Interview By: ANKITA R. KANABAR

She is quite a simpleton for a Hindi cinema heroine – but that’s probably where her charm lies. Jhanvi Kapoor is dressed in a simple lucknowi green kurta, salwar and dupatta, sans make-up and hair tied up, when we catch for an early morning rendezvous with the debutant. Just as she enters the industry with ‘Dhadak’, the girl continues to hold her ground strong and aims at making people happy with her work. More from her in this candid chat. Read on…

Did you have any expectations for the kind of film you wanted to start off with, and then when ‘Dhadak’ came by, what did you think?
I didn’t have any expectations because for me, it would be a big deal anyway, that I’ll get an opportunity to do work since I just wanted to act. I knew I would have to work my way up, so when this happened, I really do think it’s been a blessing to have this story, this character, to have the opportunity to work with Shashank. I think one of the things I’m thankful for, in my life is Shashank Khaitan and also work with Ishaan and have Karan’s guidance and access to the plethora of experience that he has.

What’s on your mind when you’re doing a scene when it comes to expressing? Your dialogue delivery has been appreciated from the trailer itself?
I don’t think I am a good performer but I can feel things. Feelings for me are very real. I know I’ve felt a lot during this film. Both Ishaan and me. I think though, he has a lot of finesse as an actor as compared to me but I do feel things genuinely as my character. I just enjoy being Parthvi and looking at Madhu and playing with Madhu. It was fun to be lost in that, that was the only thing on my mind. And then  of course, we got the script in advance so there were readings for a month or two and before that we had got for two reccees to Udaipur and Jaipur, met people, so we absorbed their dialect.

You did go to an acting school if I am not mistaken?
I did but what will those firangs teach you anyway? (laughs). They don’t know anything about Hindi cinema. Their approach is very different. The method which is what I learnt at Strasberg was that you forget the character and go to your personal emotional memory so you will be able to portray that emotion. For example, if your character is left by her boyfriend. So, the feeling is abandonment. When had you felt that? Maybe in the childhood you got lost from your parents. That’s their approach. But when I am playing a character, I can never think of my life. I didn’t agree to the method. I was happy being the character.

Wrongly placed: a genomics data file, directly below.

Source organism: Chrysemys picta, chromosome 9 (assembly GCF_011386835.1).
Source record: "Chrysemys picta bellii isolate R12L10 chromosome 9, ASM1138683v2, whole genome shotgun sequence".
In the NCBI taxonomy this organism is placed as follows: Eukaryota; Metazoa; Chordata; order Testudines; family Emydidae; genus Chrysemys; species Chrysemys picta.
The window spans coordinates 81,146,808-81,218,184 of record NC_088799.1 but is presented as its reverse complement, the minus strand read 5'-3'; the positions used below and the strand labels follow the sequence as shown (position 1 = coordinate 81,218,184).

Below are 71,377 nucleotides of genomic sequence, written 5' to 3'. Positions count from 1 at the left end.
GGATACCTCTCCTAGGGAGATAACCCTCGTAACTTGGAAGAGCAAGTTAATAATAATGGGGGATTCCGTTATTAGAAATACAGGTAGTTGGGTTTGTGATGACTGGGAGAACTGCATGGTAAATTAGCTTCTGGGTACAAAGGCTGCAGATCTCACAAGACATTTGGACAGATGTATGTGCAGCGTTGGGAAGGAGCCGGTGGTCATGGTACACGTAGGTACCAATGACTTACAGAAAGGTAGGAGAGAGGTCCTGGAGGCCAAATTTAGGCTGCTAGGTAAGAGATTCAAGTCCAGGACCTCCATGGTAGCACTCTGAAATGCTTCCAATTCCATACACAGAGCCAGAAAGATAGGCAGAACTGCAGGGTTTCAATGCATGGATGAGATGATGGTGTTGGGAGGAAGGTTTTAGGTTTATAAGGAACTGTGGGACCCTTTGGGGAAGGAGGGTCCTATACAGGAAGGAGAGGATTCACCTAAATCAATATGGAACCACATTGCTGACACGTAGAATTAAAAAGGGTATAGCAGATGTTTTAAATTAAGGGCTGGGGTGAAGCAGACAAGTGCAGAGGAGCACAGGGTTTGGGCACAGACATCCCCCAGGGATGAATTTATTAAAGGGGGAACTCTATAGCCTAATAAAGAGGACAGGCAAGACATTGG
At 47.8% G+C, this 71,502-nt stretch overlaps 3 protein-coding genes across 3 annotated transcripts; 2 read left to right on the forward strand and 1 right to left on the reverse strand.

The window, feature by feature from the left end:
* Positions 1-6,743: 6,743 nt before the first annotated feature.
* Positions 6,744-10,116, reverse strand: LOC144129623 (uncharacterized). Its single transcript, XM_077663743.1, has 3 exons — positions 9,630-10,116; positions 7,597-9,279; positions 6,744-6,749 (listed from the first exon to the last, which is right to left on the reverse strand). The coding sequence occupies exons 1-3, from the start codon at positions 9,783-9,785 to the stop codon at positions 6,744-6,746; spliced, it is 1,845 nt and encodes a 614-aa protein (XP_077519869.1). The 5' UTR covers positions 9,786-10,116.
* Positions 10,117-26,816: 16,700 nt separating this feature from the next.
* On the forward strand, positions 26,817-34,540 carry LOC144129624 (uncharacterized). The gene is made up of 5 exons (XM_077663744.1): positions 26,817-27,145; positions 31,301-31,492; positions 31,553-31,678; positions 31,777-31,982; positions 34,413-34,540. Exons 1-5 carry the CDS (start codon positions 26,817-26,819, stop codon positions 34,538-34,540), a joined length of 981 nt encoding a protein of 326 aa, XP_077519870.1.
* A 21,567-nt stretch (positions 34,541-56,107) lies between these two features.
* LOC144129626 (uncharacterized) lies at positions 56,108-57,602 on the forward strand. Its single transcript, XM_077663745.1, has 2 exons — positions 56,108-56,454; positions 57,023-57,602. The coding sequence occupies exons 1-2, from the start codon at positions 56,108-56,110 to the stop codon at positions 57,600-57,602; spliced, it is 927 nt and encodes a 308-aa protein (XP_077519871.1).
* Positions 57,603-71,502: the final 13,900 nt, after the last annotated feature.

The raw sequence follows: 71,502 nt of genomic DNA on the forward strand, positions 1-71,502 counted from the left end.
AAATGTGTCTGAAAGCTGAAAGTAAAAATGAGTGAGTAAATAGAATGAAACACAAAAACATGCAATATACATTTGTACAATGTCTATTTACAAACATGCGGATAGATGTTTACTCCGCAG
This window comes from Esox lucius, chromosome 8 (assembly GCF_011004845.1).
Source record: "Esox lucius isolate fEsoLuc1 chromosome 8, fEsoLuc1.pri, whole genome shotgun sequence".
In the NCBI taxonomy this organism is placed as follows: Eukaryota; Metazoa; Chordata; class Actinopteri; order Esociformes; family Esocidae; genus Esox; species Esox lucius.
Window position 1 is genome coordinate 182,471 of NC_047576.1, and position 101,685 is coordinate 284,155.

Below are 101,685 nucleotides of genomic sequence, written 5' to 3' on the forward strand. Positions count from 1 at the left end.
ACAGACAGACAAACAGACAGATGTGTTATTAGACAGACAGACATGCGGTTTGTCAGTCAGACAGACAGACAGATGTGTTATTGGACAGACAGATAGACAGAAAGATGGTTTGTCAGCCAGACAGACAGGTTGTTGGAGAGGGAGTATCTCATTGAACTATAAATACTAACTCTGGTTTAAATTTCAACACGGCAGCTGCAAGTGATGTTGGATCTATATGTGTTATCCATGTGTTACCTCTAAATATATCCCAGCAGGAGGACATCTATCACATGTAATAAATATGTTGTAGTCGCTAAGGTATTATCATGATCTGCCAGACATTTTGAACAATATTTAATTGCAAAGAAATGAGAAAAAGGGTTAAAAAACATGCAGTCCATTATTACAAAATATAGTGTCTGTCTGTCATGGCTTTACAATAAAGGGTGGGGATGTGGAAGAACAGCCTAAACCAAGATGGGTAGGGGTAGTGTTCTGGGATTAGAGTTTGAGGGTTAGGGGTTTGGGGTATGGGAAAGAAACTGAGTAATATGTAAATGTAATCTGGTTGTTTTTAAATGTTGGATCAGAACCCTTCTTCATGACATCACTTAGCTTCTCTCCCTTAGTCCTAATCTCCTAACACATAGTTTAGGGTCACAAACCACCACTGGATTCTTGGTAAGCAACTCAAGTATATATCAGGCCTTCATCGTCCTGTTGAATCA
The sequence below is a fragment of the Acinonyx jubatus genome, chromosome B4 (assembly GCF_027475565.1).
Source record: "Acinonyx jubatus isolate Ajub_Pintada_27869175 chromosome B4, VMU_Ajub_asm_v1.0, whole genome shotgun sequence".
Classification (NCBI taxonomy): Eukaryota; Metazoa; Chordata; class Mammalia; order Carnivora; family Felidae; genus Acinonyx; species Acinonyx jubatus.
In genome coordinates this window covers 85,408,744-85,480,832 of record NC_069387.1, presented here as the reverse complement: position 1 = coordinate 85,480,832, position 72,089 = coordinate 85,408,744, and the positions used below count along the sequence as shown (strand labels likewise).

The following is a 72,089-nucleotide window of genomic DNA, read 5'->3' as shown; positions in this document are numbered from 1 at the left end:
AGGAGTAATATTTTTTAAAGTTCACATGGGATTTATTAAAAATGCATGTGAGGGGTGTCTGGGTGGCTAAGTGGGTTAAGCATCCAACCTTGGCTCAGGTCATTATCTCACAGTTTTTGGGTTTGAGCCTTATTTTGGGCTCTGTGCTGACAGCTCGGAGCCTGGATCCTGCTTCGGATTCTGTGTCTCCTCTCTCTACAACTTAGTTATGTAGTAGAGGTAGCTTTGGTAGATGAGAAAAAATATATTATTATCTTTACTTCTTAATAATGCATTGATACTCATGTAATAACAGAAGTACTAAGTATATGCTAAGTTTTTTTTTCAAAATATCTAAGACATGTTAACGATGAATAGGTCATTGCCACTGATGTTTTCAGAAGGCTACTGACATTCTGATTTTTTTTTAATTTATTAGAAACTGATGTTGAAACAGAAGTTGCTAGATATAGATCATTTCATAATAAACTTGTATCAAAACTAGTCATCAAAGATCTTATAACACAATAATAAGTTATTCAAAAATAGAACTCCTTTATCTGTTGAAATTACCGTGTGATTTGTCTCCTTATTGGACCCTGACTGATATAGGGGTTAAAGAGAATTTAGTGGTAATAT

At what point in life were you sure that you wanted to act?
It was while doing this course only. I remember doing one scene where I started to cry on stage and there was a moment when I forgot I was on stage. It was just me and my scene partner. It was a very moving moment. I realised that this is how I want to feel in life again and again so I want to act. And my teacher, she said some really nice things and even she was moved. So, I felt happy that, I moved someone. An actor’s ability to move someone emotionally, is really cool.

So, now there’s this sudden exposure you have to the media, audience, and people looking at you, and judging you. Amidst all this, is it difficult to be real or not lose who you are?
I think that’s something I was very clear in my head about. When I was a kid, I would see these beautiful actresses in films and in interviews and they were always looking perfect, acting perfect and I was like, ‘how is someone so perfect all the time?’ I feel pressured that if they can do it then even I have to be dignified and perfect all the time. Mom was like that. And some people are inherently like that, but I am not perfect. I think it’s important that girls feel that it’s okay to make mistakes, it’s okay to be real, and not be dainty all the time so I want to preserve that side of mine. I don’t know how to always say the right things, I like to sit like this with my legs folded up, I would like to retain this side of mine because it’s real. And I don’t want to take myself up too seriously. There are people fighting a war, there are people doing many harder things in life than what we have to do. But we have a responsibility as artists because we are put on a podium for people to see. So, we need to cater to that, but at the same time I think, I need to cater to a section that can identify how real I want to be.

It’s easy though to have that frill or arrogance, considering you are from an illustrious film background though…
I don’t know if I have managed to not get arrogant, but it’s important to me to preserve myself. I will never be cool enough. I will still need to hold my father’s hand when I am walking through a crowded space. I want to hold my sister’s hand when the cameras are flashing. There are small things I want to preserve. It’s important to me to have small meaningless conversations with random people, it reminds me of things that matter in life. What I am doing is not a big deal. There are other people who can do what I am doing or even better than what I’m doing. I just want to be honest with myself and make people happy with my work.

What do you take back from ‘Dhadak’ and do you feel grown as a person by the end of this film?
I’m sure each film will be an experience because you’ve lived a character’s journey and also have a journey of your own. This past year has been many things for me and I think I’ve learnt so much from Parthvi. I think I’m a very different person now than I was, at the start of this film. Hopefully, a better person. But for me, this will still be the most cherished experienced of my life because I have a family now in Shashank, Karan and Ishaan and this entire team at Dharma which I wouldn’t have had otherwise. And I got the opportunity to work with such a team which is the biggest reward for me. If I can make people happy with my work, that will be a blessing.

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